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Amaretto is a popular Italian almond-flavored liqueur. Here’s more about it and the best ways to use it in cocktails!

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It’s nutty, sweet, and got a little vibe of the 1970’s: it’s amaretto! This popular almond-flavored liqueur has been made in Italy for centuries, and it’s used in both desserts and cocktails. It became very popular in the US in the 1960’s, and since then has spawned a whole list of tasty cocktails. Is it worth adding to your collection? And what brand is worth buying? Here’s what you need to know.

What is amaretto?

Amaretto is an almond-flavored liqueur that originates from Italy, invented back in 1851. It tastes both sweet and bitter (amaretto means in Italian “little bitter”). It has such a distinctive flavor, once you’ve had it once: you’ll remember it forever. You may know the flavor from the popular amaretto cookies, a popular Italian sweet.

Though it tastes like almond, most often amaretto is not made with almonds. It’s made with the kernels inside apricot pits, which bring in that signature almond flavor! (This is also true about creme de noyaux, the almond-flavored liqueur responsible for the Pink Squirrel.)

Amaretto began to be imported to the United States in the 1960’s. By the 1970’s it had become very popular, and you’ll notice it in many cocktails of the era. By the 1980’s, it was the second most popular liquor in the US behind Kahlua.

What does amaretto taste like?

Amaretto tastes tastes rich and sweet, with a strong almond flavor, notes of vanilla and a subtly bitter finish. Quality brands of amaretto have a sophisticated and developed flavor; we recommend grabbing at least a mid-priced bottle. Low quality brands aren’t worth buying, as the flavor is overly intense.

How much alcohol is in amaretto? It is 21 to 28% ABV (alcohol by volume) depending on the brand, so it has a mid-ranged alcohol content. Compare it to 40% ABV for spirits like whiskeyrumvodka and gin.

Why we like it

Amaretto might feel a little 1970’s, but we’re fans of its sweet almond flavor. It’s at its best in a classic Amaretto Sour, combined with bourbon and fresh lemon. Remember: a little goes a long way!

How much does it cost?

Compared to other liquors, Amaretto is mid-priced. Quality and pricing varies, from about $10 to $20 for a 750 ml bottle.

What are the best brands? Avoid the brand DeKuyper. Consider Lazzaroni amaretto, which is a nice mid-priced option. Amore brand is classic and works as a lower-priced option.

You can drink amaretto straight up, or mix it into cocktails. Here are the most popular cocktails with this liqueur, then check below the list for a few more ideas.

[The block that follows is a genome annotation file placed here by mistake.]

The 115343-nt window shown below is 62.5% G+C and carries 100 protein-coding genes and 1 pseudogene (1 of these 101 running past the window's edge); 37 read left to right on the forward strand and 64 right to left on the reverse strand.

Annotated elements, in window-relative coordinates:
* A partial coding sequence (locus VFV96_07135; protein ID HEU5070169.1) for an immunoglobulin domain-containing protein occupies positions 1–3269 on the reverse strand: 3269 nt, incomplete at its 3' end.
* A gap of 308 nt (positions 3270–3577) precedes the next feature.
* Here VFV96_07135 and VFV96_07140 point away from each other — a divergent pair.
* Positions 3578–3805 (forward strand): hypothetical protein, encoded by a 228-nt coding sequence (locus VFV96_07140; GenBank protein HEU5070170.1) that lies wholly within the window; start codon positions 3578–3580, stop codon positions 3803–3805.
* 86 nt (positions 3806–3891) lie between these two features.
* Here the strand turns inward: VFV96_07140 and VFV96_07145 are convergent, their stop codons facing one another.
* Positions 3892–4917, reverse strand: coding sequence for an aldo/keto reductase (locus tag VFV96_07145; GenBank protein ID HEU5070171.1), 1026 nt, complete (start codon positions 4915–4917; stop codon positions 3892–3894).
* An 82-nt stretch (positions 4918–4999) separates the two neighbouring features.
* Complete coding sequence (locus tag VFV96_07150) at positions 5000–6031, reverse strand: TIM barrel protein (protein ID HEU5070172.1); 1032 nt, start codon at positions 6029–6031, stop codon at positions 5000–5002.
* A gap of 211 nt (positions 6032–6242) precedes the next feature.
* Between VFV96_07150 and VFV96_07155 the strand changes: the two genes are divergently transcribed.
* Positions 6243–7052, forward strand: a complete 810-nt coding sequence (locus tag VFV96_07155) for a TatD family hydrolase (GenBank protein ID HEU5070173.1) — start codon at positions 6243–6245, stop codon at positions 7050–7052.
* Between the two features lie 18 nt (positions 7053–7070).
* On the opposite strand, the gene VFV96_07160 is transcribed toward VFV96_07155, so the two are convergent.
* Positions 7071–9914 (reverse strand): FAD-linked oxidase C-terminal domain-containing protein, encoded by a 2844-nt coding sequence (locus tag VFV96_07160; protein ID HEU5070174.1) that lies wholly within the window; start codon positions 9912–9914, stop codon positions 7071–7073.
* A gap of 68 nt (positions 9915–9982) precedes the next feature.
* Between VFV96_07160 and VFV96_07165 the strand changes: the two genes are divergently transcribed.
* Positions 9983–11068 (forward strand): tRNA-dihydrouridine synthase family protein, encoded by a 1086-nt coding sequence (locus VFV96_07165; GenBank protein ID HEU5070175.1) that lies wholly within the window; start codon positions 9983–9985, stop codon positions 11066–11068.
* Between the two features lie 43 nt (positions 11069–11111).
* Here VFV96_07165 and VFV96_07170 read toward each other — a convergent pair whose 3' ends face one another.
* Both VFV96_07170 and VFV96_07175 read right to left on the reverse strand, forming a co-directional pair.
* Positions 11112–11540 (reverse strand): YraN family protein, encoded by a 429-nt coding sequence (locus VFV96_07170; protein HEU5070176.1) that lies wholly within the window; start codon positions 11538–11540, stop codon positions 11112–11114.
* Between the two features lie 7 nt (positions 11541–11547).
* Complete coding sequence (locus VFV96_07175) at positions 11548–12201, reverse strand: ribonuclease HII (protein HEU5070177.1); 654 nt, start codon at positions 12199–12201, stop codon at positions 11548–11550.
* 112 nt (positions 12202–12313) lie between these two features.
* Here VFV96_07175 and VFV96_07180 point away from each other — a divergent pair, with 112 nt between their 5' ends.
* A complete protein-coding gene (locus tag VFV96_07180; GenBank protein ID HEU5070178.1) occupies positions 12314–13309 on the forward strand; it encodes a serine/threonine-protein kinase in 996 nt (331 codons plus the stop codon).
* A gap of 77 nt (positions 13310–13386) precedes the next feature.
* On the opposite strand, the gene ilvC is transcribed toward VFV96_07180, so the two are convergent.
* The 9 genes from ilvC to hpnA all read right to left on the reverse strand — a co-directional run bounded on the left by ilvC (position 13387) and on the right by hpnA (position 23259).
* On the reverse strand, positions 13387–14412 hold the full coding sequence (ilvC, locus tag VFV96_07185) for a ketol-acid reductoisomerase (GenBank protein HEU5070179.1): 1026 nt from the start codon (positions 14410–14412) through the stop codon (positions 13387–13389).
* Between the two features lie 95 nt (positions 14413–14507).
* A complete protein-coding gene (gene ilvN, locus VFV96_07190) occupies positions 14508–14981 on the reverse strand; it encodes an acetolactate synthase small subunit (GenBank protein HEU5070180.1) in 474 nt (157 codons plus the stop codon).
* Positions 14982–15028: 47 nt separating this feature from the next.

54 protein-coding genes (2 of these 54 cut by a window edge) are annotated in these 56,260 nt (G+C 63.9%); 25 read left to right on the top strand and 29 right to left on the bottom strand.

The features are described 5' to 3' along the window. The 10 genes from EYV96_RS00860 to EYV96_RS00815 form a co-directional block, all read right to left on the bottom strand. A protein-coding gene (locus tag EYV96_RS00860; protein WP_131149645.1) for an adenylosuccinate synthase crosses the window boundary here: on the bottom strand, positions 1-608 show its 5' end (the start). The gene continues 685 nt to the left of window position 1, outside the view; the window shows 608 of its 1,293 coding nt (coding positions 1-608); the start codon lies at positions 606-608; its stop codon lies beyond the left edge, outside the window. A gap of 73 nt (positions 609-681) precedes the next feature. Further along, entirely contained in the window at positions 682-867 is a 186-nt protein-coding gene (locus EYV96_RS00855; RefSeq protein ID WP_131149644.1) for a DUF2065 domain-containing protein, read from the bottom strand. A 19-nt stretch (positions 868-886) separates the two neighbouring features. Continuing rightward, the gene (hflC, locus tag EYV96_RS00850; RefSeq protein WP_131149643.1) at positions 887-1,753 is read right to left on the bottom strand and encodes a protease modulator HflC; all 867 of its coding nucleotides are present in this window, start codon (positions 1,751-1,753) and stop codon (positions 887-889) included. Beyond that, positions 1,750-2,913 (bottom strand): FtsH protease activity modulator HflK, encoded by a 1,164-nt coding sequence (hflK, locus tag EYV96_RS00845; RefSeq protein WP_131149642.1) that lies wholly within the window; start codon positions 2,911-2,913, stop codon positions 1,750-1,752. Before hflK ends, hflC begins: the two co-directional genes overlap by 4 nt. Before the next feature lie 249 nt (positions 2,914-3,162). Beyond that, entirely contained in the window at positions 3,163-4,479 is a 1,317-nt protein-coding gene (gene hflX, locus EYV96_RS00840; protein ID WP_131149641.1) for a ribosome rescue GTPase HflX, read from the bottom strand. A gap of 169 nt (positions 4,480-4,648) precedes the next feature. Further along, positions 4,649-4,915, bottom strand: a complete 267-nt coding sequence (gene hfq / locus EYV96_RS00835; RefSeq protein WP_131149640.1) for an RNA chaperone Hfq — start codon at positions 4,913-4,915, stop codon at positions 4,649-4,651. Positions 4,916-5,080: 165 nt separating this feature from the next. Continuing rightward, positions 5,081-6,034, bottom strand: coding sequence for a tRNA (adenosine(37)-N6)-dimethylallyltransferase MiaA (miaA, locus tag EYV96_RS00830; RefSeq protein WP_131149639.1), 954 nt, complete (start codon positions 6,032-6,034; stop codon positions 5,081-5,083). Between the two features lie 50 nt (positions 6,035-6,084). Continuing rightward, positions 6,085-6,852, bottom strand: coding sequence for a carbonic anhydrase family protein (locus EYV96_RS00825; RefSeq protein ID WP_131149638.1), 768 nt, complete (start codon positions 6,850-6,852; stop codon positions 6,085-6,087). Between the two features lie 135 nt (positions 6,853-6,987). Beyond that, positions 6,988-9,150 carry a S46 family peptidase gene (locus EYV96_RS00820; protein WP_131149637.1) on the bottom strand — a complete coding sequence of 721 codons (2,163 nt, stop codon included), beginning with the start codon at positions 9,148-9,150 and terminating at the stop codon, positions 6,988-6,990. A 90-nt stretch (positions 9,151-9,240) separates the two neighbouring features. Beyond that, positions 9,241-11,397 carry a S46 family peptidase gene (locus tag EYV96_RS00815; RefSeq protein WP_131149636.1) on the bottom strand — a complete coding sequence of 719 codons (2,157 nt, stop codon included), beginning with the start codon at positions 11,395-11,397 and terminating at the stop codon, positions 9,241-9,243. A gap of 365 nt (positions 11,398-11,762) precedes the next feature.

Other cocktails

This Italian liqueur is also included in the following drinks:

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Amaretto sour

Amaretto Sour

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4 from 1 review

  • Author: Sonja Overhiser
  • Prep Time: 5 minutes
  • Cook Time: 0 minutes
  • Total Time: 5 minutes
  • Yield: 1 drink 1x


Here’s the perfect amaretto sour recipe that will impress everyone! It’s got just the right balance of amaretto with bourbon and lemon.


  • 1 ½ ounces (3 tablespoons) amaretto
  • ½ ounce (1 tablespoon) bourbon whiskey
  • 1 ounce (2 tablespoons) lemon juice
  • 1 teaspoon simple syrup or maple syrup
  • 1 egg white (optional)*
  • 2 dashes Angostura bitters
  • For the garnish: Cocktail cherry or Luxardo cherry, lemon slice


  1. Add the amaretto, bourbon, lemon juice, syrup, egg white, and bitters to a cocktail shaker without ice. Shake for 15 seconds.
  2. Add the ice to the cocktail shaker. Shake again for 30 seconds.
  3. Strain the drink into a glass; the foam will collect at the top. Garnish with a cocktail cherry.


*Substitute 2 tablespoons aquafaba (liquid from a can of chickpeas) for a vegan variation.

  • Category: Drink
  • Method: Shaken
  • Cuisine: Cocktails
  • Diet: Vegetarian

More cocktail guides

Need more liquor guides? We’ve got them! Here’s all you need to know about home bartending:

About the authors

Sonja & Alex

Hi, we’re Alex and Sonja Overhiser, married cookbook authors, food bloggers, and recipe developers. We founded A Couple Cooks to share fresh, seasonal recipes for memorable kitchen moments! Our recipes are made by two real people and work every time.

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  1. Cathy A Consaul says:

    Very informative & helpful!

  2. PHIL Bourget says:

    Is Amarretto a good substitute for creme de noyaux in PINK SQUIRRELS? Creme de noyaux is impossible to obtain here. A liquor distributor here advised “Use Amaretto for pink squirrels instead.”
    Thank you
    Phil Bourget

    1. Alex Overhiser says:

      Hi! Yes, it is hard to find. It would be a good substitute.